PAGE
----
And yet that rattle of the atomic saber was immediately followed by Trump’s impression that things were going … well?

“I felt a wonderful dialogue was building up between you and me, and ultimately, it is the only dialogue that matters,” Trump wrote, thanking Kim for recently releasing three American hostages.

“Some day, I look very much forward to meeting you. … If you change your mind having to do with this most important summit, please do not hesitate to call me or write.”

The letter didn’t win any points for style among North Korea experts after its release.

“It sounds like a 13-year-old’s stream of consciousness in a breakup letter sent from overnight camp,” Wendy Sherman, a former undersecretary of state for political affairs in the Obama administration, said in an MSNBC appearance.

“ ‘By the way, call me. I loved you. We loved each other.’ … It is a very strange kind of diplomacy,” she said.

Andrea Berger, senior research associate at the James Martin Center for Nonproliferation Studies, called the letter “cringe-worthy” and poorly timed, given that foreign journalists, including Americans, were still on a trip to a supposed nuclear site in North Korea when the White House released the letter.

“It’s like five or seven tweets put together,” Sung-Yoon Lee, a professor of Korean studies at Tufts University, said in an interview. “In some ways it reads like a college rejection letter: ‘We appreciate your interest, but we’re sorry to inform you … ’ It’s a bit condescending.”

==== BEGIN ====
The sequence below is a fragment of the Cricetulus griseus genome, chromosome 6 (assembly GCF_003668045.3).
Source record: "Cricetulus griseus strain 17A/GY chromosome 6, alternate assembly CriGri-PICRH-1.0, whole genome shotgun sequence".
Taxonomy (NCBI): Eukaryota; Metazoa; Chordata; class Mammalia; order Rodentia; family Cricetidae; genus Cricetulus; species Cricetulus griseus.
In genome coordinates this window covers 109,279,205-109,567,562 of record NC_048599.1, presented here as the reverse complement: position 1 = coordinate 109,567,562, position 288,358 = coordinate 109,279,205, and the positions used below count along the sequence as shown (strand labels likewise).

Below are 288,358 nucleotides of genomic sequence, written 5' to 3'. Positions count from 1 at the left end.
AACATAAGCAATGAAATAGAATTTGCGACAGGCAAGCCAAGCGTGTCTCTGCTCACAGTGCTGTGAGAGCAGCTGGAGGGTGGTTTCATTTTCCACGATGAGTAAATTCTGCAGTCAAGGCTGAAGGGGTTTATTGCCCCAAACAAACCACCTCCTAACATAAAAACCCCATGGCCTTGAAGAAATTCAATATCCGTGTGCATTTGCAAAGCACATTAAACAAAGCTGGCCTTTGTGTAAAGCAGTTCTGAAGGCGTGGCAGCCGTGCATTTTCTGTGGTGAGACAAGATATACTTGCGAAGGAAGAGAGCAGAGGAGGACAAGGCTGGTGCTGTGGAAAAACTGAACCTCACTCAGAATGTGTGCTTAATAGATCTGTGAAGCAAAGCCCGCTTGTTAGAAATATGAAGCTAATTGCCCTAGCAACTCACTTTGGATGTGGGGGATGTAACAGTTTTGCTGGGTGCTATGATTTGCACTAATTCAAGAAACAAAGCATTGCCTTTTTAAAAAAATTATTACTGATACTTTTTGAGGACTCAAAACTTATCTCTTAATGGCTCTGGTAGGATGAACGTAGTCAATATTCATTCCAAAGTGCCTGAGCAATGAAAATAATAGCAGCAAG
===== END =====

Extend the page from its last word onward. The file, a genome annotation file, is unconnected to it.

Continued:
However, Lee thought Trump’s letter showed maturity in his willingness to walk away from a summit where some experts thought the Trump administration might make more concessions to Kim than it would get in return.

“I have to say, Trump today, for a change, he acted presidential,” Lee said. “It was the right move to walk away, because the U.S. really has gained nothing” from engaging in plans for a summit and was walking “into this elaborate trap that Kim had laid for him.”

North Korea is typically the side to walk away from diplomatic engagements with the U.S., Lee said. Now, “for the first time ever — I’m totally serious — for the first time in the history (of U.S.-North Korean relations), Trump has set the stage for the North Korean leader to chase the United States.”

But North Korea might not be the only ones caught off guard. A spokesman for South Korean President Moon Jae-in issued a statement suggesting that the Moon administration had been surprised by the Trump letter.

“We are trying to grasp what President Trump means exactly,” said Kim Eui-kyeom, the spokesman.

Trump’s letter was “clearly designed” to show that the United States is not picking a fight and that the door to a meeting is still open, said Duyeon Kim, a visiting senior fellow at the Korean Peninsula Future Forum in Seoul.

It would have been embarrassing for Trump to walk into a summit after Pyongyang insulted Pence, she said.

“A cancellation is unfortunate, but it actually isn’t an inappropriate response in the wake of personal insults,” she said. “It shows that the U.S. will not tolerate typical North Korean gambits of insults and threats before talks are held and failing to show up for a preparatory meeting.”

She said it’s likely that Moon will “hustle” to try and bring the two leaders together again. He still needs Washington and Pyongyang to get along for his own agenda: for inter-Korean peace to succeed.